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Powassan, Jamestown Canyon virus human cases reported in New Hampshire

Woman shares story about becoming allergic to red meat after tick bite
Woman shares story about becoming allergic to red meat after tick bite 02:09

CONCORD, N.H. - New Hampshire health officials on Monday reported new human cases of two potentially serious tick-and-mosquito-transmitted diseases.

The Department of Health and Human Services announced the year's first human infection of Jamestown Canyon virus in an adult from Hillsboro County. It's the 13th human case of Jamestown Canyon virus since 2018.

The disease spread by mosquitoes can cause flu-like symptoms like fever, muscle aches and fatigue. But it can also progress to seriously impact the central nervous system with meningitis or encephalitis. 

The department also said there are two cases of Powassan virus - one in a Rockingham County adult and another in a Carroll County child.

Powassan is spread by blacklegged tick bites - and they only need to be attached to someone for 15 minutes to transmit the disease. Symptoms include fever, muscle aches, headaches and fatigue. Meningitis or encephalitis can also occur, and the CDC says about one in 10 people with severe disease die.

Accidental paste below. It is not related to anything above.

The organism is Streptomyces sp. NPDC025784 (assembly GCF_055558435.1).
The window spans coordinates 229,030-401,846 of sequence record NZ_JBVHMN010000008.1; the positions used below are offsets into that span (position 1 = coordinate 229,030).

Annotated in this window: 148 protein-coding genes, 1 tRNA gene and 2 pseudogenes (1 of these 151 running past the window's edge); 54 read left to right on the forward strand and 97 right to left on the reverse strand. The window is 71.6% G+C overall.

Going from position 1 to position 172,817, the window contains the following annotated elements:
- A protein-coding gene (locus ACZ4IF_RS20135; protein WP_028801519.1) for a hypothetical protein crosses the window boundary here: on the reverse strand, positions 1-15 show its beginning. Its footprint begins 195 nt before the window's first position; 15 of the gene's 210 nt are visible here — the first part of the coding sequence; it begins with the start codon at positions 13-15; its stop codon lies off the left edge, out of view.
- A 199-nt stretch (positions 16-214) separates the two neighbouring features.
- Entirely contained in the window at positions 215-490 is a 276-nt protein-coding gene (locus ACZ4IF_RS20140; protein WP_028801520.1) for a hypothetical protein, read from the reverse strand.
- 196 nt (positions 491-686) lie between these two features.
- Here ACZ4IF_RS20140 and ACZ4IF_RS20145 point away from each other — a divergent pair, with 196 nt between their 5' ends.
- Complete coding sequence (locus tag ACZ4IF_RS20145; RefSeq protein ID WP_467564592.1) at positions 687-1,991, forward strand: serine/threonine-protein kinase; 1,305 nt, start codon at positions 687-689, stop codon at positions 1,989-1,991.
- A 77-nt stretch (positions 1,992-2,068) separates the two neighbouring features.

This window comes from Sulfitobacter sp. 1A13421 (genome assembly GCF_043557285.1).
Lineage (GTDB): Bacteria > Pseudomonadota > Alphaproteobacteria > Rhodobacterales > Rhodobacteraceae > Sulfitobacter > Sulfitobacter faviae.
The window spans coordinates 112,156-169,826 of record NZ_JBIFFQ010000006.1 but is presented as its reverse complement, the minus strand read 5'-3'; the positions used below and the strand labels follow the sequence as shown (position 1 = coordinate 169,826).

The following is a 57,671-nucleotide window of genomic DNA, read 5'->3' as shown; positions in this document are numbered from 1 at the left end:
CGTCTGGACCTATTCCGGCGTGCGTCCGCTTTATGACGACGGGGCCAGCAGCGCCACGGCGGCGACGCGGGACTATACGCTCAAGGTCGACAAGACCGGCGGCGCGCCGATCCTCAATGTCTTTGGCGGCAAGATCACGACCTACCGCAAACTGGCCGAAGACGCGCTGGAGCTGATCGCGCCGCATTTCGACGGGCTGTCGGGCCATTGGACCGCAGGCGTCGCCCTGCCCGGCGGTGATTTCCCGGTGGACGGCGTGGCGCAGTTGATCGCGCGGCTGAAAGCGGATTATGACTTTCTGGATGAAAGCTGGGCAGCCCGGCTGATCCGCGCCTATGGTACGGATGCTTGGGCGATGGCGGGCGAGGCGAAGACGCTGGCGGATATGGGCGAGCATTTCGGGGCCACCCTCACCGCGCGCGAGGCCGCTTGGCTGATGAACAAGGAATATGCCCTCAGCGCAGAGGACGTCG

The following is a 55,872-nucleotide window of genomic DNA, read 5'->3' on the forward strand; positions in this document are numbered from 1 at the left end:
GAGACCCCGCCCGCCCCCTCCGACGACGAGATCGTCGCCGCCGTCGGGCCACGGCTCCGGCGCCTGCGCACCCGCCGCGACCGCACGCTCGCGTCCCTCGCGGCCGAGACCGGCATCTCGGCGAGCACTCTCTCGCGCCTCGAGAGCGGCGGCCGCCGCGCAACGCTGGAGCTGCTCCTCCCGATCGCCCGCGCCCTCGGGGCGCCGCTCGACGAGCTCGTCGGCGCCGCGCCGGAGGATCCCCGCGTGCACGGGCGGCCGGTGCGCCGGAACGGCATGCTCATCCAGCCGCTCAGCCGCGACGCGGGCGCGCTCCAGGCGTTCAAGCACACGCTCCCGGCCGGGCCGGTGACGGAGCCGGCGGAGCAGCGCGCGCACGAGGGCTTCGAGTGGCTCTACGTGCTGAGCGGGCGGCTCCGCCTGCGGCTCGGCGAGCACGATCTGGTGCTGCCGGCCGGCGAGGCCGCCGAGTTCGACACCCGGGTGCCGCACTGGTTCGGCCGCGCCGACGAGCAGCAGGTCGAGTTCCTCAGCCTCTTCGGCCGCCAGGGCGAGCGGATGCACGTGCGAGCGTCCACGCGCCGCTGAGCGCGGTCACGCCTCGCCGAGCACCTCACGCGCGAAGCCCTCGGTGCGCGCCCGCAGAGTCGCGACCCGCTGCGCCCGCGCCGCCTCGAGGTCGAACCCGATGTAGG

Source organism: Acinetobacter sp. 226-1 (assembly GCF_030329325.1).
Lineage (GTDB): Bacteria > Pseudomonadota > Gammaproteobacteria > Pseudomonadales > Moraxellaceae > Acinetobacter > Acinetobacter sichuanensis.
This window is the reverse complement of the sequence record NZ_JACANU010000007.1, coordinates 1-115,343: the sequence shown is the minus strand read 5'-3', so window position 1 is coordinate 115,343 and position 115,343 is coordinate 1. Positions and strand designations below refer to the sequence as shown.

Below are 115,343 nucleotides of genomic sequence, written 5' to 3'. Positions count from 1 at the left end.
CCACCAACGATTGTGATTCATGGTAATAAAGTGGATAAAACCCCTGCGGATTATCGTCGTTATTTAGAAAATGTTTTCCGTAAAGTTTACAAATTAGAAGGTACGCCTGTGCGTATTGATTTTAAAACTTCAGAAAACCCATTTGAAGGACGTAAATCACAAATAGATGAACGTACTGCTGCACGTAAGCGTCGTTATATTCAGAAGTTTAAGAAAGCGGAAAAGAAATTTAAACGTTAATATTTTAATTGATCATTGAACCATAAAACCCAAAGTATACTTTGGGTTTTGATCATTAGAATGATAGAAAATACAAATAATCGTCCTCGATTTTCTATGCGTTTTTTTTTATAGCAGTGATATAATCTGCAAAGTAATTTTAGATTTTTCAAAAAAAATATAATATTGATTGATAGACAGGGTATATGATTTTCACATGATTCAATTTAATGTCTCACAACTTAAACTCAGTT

New Hampshire has reported eight cases of Powassan virus since 2013, when it was first detected in humans in the state. Earlier this year, a Maine man in his 50s died from Powassan virus

Health officials say there are no vaccines or medications that treat the Jamestown Canyon or Powassan viruses. People in New Hampshire are urged to cover up and use insect repellant when outside.

"Mosquitoes will be with us until the first hard frost, and ticks remain active as long as there is no snow cover and temperatures remain above freezing," said Ryan Tannian, chief of the DPHS Bureau of Infectious Disease Control, in a statement. "Preventing the bites that cause illnesses transmitted by mosquitoes and ticks is a key factor in reducing the risk for illness."  

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